At 70 miles per hour, just moving the accelerator pedal about a quarter of its travel (definitely not flooring it), caused the Lucid to close the 10 or 12 car lengths in a magically small space of time. The company rates the 60-130-mph time at just 7.4 seconds for the Air GT which is violent enough to elicit either involuntary laughing or weeping, depending on your mindstate at the time. Move up to the GTP and that 60-130 figure drops to 5.0 seconds, or what I like to call “friction-limited teleportation.”
I did a demonstration run with Lucid’s launch control system in the 1,050-hp car, as well, and can report that it’s way too fucking fast for anyone to even think about using on a public road… ever. Did you hear me, current or future Lucid Air owner? The procedure is dead simple, too – put the car in Sprint Mode, left foot full on the brake, right foot fully depressing the gas, lift off the brake and you’re Chuck Yaeger for about three seconds before you run out of courage or hit something solid. Bananas.
Having seen Ben Collins (aka The Stig) drive the Air GTP up the hill at the recent Goodwood Festival of Speed, I knew the Air wasn’t going to fall apart on a twisty road. But I hardly expected it to feel utterly at home.
Riding on a reasonably simple steel spring suspension with active dampers, instead of the more sophisticated air-ride featured by so many players at this price point, the car was an example of good old-fashioned tuning. The dampers adjust with one’s selection of three “curated” drive modes – Smooth, Swift, and Sprint – but it's aluminum double wishbones in front and a multi-link setup out back, with anti-roll bars on both ends primarily responsible for keeping the tires in contact with the Earth.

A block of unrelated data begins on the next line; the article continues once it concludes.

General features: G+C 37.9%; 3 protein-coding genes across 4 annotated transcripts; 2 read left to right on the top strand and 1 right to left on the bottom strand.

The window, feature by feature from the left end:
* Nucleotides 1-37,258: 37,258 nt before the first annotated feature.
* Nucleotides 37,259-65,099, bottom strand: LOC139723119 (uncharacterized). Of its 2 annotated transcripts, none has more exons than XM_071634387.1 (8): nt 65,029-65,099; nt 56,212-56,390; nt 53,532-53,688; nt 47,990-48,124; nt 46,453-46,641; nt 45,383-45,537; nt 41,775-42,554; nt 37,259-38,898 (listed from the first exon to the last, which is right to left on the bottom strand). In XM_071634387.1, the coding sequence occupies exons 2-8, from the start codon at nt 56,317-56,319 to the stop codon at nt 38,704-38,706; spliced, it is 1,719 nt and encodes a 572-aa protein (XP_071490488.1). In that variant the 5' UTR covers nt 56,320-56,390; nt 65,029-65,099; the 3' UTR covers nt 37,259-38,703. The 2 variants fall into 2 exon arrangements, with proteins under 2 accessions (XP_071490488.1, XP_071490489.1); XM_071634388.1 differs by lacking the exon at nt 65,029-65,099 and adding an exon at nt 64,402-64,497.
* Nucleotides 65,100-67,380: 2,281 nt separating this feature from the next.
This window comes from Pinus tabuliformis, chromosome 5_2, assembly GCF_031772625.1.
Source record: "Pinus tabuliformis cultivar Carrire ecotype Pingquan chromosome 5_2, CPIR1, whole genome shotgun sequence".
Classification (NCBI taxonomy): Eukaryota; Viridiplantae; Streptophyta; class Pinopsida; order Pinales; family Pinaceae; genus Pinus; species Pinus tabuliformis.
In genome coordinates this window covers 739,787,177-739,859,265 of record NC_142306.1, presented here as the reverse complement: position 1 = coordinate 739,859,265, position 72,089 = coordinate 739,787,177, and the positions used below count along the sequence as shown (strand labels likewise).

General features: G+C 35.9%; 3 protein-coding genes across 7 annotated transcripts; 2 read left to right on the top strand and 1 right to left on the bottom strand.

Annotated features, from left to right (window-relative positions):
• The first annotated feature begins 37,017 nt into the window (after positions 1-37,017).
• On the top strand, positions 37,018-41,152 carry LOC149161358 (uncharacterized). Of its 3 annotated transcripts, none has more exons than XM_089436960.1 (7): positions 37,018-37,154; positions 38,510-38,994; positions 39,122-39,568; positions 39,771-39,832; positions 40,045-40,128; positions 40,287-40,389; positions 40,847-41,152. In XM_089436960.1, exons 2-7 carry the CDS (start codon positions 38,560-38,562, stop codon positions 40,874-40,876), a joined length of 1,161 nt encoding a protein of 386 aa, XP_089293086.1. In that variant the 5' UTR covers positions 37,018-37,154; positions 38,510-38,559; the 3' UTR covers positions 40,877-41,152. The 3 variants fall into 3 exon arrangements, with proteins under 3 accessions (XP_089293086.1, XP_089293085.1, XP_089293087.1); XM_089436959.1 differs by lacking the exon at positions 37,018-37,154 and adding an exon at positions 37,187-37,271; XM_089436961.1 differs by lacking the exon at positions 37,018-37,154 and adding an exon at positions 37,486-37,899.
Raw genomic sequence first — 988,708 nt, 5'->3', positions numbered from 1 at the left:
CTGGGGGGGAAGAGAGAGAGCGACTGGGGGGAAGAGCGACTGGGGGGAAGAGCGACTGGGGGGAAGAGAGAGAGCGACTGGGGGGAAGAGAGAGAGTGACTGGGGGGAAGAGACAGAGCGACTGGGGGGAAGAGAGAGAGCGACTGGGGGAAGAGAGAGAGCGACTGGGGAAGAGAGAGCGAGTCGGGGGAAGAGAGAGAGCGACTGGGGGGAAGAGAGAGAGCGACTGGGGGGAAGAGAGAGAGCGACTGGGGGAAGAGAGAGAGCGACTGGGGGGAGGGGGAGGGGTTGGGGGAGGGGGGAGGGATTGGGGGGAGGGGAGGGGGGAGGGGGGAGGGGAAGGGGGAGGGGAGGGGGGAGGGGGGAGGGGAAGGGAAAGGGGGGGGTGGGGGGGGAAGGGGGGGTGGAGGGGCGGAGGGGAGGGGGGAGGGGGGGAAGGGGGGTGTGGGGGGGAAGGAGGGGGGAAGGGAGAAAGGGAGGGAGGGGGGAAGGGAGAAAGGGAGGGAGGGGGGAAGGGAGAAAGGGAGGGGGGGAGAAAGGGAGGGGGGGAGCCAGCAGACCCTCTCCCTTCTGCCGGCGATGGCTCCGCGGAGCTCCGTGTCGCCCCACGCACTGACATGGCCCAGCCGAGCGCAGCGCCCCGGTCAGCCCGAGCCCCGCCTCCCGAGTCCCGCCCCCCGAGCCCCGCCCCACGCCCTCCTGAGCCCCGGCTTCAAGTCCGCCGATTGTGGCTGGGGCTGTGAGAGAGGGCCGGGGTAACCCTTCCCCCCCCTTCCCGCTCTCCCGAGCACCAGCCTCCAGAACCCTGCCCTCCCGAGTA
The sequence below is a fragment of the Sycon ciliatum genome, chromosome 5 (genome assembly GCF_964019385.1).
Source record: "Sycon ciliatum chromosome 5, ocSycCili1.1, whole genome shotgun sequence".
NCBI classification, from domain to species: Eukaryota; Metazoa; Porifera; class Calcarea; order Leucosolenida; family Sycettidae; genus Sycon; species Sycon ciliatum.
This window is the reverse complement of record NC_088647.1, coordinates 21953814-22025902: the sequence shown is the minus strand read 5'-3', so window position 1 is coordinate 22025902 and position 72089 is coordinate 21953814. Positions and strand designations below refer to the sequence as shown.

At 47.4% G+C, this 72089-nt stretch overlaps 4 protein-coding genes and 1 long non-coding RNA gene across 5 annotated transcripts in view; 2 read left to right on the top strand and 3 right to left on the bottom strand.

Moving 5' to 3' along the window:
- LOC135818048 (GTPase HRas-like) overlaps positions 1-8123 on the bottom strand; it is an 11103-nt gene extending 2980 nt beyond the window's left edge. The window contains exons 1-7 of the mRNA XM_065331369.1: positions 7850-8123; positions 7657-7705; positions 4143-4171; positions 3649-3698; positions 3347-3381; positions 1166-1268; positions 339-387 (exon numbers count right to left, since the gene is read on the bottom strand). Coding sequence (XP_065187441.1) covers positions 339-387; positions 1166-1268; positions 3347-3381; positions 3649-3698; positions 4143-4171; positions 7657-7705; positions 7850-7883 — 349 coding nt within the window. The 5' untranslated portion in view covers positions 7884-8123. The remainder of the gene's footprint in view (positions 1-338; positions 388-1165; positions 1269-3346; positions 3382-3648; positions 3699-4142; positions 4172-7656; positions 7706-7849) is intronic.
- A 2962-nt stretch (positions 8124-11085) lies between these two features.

I knew the Air wasn’t going to fall apart on a twisty road. But I hardly expected it to feel utterly at home.
The result was a remarkably balanced ride quality, that never felt floaty or imprecise on tight corners, nor overly harsh or stiff in absorbing big impacts. If you can remember driving a big BMW from a few generations ago, you’ll get the idea.
The steering experience, meanwhile, while quite quick and precise, didn’t offer me even a message in a bottle about the grip level of the tires. Thankfully, the super-intelligent, torque vectoring all-wheel-drive setup meant there was loads of stickum to be had on every corner exit acceleration… just no feeling through the wheel to my human fingers. That isolation, along with the sensory deprivation chamber levels of in-cabin sound, is the major blocker to the Air feeling like a “sports sedan.” That designation still requires more than outright speed, at least in my book.
A Lovely, Flawed, Place To Drive
Derek Jenkins, the SVP of Design and Brand at Lucid Motors, is a swell guy. He’s funny, Mensa-level intelligent, wears cool sneakers (beware car designers in bad shoes…), and agrees with me about the use of classy, demure materials in car cabins.
Look at the interior doors and handles, for instance. The door card is trimmed in a linen-like fabric, with dark suede covering the higher-touch regions, while the handle itself is surrounded by a lovely open-pore wood framed in matte aluminum. Modern, elegant, and understated. Dividing the front and rear portions of the cabin by light/dark colorways is also a stroke of unassuming brilliance, instantly giving visual interest to large seating surfaces that, in other cars, can become oceans of black or tan.
The Air is about the size of a Mercedes E-Class in terms of exterior dimensions but offers S-Class room for the heads and legs of tall folks.
I just wish that the seats themselves were better to, you know, sit in. Despite being adjustable in myriad ways, heated and cooled, and offering a massaging feature, the front chairs suffer from being both overly stiff and overly flat. In cornering situations I found myself sliding alarmingly side to side, while in calm cruising I wasn’t ever able to sink in and find a comfortable spot.